This is my experience. For quick learning I found Japanese jiujitsu to be the best choice for me, it just feels natural and makes lots of sence, for long term and personal development I am studying aikido. Both aikido and jiujitsu go hand in hand and if you really want to expand your horizons and get into ground work there is always judo.

I think, from personal experience, Krav Maga is a big marketing gimic.

sakumeikan 12-26-2013 11:06 AM

Re: Presence of Aikido in Krav Maga?
 
Hi Folks,
There are elements of waza which loosely resemble aikido.These include a few such as Sankajo, Irimi nage , kote gaeshi, Alongside this ar various acrobatic defence work, plus a never ending amount of punching and kicking.The instructor is a fit lad, his partners a bit compliant.At the end of the day you choose this type of stuff or you study the way of aikido.Its personal choice.
Not my cup of tea, the demos were somewhat frantic for my taste.Maybe the Israeli touch plus a exotic name[Krav Maga ] acts as a magnet to/for would be secret agents eg Mossad employment agencies??Jusy my tuppence worth , Cheers, Joe

Kevin Leavitt 12-26-2013 01:04 PM

Re: Presence of Aikido in Krav Maga?
 
I can understand why people think the KM is a marketing gimic. It certainly can be, as much as any other Martial Art has it's attractants.

I think KM does a good job in certain areas. Not areas I am in need of or have a desire to study. However, it does impart a necessary element in martial training that is lacking and that is the ability to make quick decisive, forward, violent decisions to gain control of a fight and win. This is not something that is necessarily present in everyone, and frankly I think it is a necessary part if you ever intend to employ combatives, or self defense.

Do I believe it is a 20 year study? I think that depends on your instructor. there are KM instructors out there, one of my best friends, that has a background as a BJJ Black Belt, and Army Combatives Instructor, Judo and a few other arts.

He feels KM offers some very good skills in a very methodical way that allows you to make some rapid gains in a short amount of time.

LuvAikido 12-26-2013 02:33 PM

Re: Presence of Aikido in Krav Maga?
 
From my conversations with students at the time when I tried it out, your progress totally depends on your personal ability. One guy was still in beginner level and he's been there for 1 year and another one was 3rd level advance and he was there for 8 months.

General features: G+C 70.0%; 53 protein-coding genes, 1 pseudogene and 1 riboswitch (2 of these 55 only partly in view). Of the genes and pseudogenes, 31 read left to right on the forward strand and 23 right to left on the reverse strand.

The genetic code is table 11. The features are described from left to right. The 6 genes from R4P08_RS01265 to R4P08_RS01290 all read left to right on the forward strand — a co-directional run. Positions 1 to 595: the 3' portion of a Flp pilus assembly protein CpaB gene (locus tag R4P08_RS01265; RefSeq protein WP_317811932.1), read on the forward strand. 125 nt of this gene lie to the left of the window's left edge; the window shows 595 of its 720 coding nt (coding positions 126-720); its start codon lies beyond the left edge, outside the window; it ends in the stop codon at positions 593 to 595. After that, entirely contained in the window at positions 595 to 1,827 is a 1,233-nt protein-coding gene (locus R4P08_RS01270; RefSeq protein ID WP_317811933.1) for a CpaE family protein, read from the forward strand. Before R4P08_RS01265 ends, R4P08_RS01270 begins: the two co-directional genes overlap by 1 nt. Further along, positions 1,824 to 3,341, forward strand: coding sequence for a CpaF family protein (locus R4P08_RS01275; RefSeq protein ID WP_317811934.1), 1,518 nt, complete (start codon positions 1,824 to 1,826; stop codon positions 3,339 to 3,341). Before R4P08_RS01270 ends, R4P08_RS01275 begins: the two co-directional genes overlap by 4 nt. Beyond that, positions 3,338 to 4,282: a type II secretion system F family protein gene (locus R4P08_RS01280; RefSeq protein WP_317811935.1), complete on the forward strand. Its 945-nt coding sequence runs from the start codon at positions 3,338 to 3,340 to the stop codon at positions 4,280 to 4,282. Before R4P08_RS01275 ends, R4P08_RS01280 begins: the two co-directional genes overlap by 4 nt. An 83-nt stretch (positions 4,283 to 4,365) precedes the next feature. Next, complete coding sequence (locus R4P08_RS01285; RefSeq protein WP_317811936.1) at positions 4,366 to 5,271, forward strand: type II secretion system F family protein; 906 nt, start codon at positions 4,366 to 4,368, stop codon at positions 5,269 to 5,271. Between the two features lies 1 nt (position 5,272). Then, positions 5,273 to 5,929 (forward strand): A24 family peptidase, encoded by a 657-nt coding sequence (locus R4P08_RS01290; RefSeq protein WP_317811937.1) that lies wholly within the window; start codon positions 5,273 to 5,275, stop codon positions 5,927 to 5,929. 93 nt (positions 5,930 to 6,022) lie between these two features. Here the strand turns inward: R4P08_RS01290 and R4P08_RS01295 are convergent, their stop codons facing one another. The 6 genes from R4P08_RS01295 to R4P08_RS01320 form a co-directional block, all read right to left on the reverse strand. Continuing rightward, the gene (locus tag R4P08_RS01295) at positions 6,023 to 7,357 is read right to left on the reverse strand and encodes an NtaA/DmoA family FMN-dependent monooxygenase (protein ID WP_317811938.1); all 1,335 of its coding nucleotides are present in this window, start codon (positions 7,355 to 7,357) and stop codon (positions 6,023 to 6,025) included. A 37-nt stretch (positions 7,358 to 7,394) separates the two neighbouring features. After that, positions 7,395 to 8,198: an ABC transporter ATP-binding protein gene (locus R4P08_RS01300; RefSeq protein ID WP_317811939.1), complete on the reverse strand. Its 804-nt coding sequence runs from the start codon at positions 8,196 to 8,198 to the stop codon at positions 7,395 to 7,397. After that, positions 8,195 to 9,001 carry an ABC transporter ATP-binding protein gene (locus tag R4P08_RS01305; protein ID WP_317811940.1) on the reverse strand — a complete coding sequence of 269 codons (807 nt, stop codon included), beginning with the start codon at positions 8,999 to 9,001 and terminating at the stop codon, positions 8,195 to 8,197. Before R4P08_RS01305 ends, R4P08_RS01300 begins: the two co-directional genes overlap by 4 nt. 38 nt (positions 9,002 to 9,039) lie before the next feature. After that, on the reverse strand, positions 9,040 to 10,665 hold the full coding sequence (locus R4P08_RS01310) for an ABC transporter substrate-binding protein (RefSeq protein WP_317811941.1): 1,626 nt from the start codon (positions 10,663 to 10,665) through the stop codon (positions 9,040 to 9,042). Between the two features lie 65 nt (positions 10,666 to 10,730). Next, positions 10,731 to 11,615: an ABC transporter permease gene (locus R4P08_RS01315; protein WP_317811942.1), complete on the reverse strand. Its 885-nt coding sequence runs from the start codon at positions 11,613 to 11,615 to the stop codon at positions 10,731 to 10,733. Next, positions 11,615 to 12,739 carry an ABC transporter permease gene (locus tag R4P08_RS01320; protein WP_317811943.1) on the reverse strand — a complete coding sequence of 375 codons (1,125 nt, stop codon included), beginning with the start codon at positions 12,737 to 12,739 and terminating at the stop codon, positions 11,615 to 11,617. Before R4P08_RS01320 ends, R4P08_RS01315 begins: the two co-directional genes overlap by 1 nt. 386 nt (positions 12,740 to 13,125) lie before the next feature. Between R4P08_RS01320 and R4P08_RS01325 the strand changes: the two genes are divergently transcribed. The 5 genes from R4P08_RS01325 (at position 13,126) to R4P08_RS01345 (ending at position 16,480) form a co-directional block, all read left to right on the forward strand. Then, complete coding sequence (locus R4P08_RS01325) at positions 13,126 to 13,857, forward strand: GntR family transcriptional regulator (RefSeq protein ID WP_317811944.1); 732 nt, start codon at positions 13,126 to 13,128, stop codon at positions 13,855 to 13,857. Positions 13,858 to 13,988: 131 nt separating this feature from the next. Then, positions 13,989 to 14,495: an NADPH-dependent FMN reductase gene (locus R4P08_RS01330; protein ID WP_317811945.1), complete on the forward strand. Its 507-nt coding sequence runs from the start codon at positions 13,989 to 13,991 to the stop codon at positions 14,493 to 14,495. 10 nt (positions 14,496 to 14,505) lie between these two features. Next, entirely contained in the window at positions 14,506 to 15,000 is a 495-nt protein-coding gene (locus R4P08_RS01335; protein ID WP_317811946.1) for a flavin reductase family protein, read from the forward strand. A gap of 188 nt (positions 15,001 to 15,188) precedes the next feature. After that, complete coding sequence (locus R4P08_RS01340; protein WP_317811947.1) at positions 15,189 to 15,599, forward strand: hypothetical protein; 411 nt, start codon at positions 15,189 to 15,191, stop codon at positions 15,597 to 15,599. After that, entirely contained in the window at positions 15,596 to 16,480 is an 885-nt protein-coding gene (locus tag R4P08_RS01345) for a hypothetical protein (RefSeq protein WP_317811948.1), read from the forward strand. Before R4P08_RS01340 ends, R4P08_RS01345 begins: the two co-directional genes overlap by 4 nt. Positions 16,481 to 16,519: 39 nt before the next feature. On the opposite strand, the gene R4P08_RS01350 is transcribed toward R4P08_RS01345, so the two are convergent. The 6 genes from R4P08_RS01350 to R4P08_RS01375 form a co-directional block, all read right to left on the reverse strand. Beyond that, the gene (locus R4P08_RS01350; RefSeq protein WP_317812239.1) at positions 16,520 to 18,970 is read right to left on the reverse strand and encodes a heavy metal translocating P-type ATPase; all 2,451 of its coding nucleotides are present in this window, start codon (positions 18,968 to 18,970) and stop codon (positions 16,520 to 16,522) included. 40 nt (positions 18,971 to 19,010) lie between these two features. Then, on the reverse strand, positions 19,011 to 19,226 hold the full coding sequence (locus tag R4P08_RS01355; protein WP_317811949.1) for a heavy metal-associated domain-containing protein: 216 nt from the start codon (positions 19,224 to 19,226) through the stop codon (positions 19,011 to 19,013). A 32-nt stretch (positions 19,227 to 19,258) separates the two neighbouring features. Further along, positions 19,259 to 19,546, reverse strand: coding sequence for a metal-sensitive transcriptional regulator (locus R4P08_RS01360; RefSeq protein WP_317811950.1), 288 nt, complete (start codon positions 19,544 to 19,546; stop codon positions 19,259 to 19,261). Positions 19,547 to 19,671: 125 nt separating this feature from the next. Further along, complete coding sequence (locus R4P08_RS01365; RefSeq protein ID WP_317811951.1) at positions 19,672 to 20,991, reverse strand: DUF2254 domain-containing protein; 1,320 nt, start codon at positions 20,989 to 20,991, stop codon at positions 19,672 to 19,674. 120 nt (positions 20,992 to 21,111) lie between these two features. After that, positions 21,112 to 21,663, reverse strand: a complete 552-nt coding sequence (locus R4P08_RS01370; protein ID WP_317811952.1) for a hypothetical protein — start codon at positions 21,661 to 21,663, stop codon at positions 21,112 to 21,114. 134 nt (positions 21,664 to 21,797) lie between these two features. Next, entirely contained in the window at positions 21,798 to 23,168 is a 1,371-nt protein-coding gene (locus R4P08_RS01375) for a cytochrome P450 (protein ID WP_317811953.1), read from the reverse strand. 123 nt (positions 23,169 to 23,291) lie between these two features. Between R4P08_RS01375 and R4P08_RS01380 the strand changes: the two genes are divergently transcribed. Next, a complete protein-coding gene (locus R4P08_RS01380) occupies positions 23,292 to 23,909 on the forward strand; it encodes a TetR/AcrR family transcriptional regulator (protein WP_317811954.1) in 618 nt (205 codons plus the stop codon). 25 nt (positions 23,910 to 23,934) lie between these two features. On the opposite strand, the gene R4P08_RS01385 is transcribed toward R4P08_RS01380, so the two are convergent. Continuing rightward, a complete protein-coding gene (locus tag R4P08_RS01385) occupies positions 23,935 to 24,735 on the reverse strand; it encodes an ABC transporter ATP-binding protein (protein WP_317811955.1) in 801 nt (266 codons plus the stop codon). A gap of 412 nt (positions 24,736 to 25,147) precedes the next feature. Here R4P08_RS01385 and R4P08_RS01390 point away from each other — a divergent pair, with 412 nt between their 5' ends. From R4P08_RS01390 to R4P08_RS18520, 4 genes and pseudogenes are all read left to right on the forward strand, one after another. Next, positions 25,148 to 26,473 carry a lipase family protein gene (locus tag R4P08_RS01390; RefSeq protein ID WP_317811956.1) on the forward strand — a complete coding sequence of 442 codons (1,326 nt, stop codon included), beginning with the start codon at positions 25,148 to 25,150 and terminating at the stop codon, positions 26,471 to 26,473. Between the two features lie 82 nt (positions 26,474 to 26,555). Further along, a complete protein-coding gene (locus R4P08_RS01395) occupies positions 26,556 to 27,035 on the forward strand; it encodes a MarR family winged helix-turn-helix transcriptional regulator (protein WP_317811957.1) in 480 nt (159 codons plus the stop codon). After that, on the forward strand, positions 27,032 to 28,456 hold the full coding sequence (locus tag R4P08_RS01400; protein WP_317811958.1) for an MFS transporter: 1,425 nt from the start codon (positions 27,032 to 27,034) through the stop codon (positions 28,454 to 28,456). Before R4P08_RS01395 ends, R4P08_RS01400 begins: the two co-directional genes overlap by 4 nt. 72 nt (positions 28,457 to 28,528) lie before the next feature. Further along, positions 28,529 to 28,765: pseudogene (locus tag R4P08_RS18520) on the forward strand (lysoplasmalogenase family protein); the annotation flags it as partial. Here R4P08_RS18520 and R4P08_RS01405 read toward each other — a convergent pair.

I don't remember what all these levels mean.

Definitely not my cup of tea....just seems so tasteless... But perhaps this is what your looking for.

I prefer to have full control of my opponent vs. beating him aimlessly, plus I'm a very small woman, therefore brutal beating is not something I feel comfortable with. Aikido and jiujitsu on the other hand is what I feel confident in.

It's definetely a personal choice that no one can make for you. Depends on what you are looking for in martial art/combat style and on what suits you better as a person. Try both for a few months and see for your self.

Kevin Leavitt 12-26-2013 03:14 PM

Re: Presence of Aikido in Krav Maga?
 
Oksana, definitely not my cup of tea either. I agree about desiring to have full control of your opponent...it is definitely the ideal situation of where we want to go. We do need to consider the whole spectrum of violence versus control. One end of the spectrum we have no control on the other total control.

On the end of "no control" our choice are limited by any number of factors and the objective is to gain control. That requires a certain violence of action that I think Krav Maga does a fairly good job of inculcating the instincts necessary to take decisive and violent action.

http://www.youtube.com/watch?v=Wby1vUy8aYI

I think this video does a good job of demonstrating several phases of a fight from the initial processing of what is happening, to the eventual decision to engage quickly and decisively. A great example of her processing what is happening and then in a split second she takes decisive and violent action. Her actions overwhelm her opponent and he ends up in the fetal position and his "plan" was foiled. It is not until his buddy arrives again that the situation changes again.

So, did she demonstrate adequate control or not? Was her choices ethical? did she hit the limit of control and exceed past that? what if the "buddy" had not shown up, at what point might she have stopped?

Sure what you study is a personal choice. But in a fight, or SD situation your choices are typically limited. For me, it is not about style or preference, but about surviving, turning the tables, seizing the initiative, and gaining control. KM IMO does a good job of training the willingness to engage in a fight at the decisive moment. It provides a certain conditioning process that many simply are not willing or capable to do as our societies and human nature is has conditioned us to not do this. So, I think it is not so much about choice, but understanding the limits of the choices or control we really do have in violent encounters.

I think the better understanding we have of the complete spectrum of violence vs control the better informed we can be when we do have choices.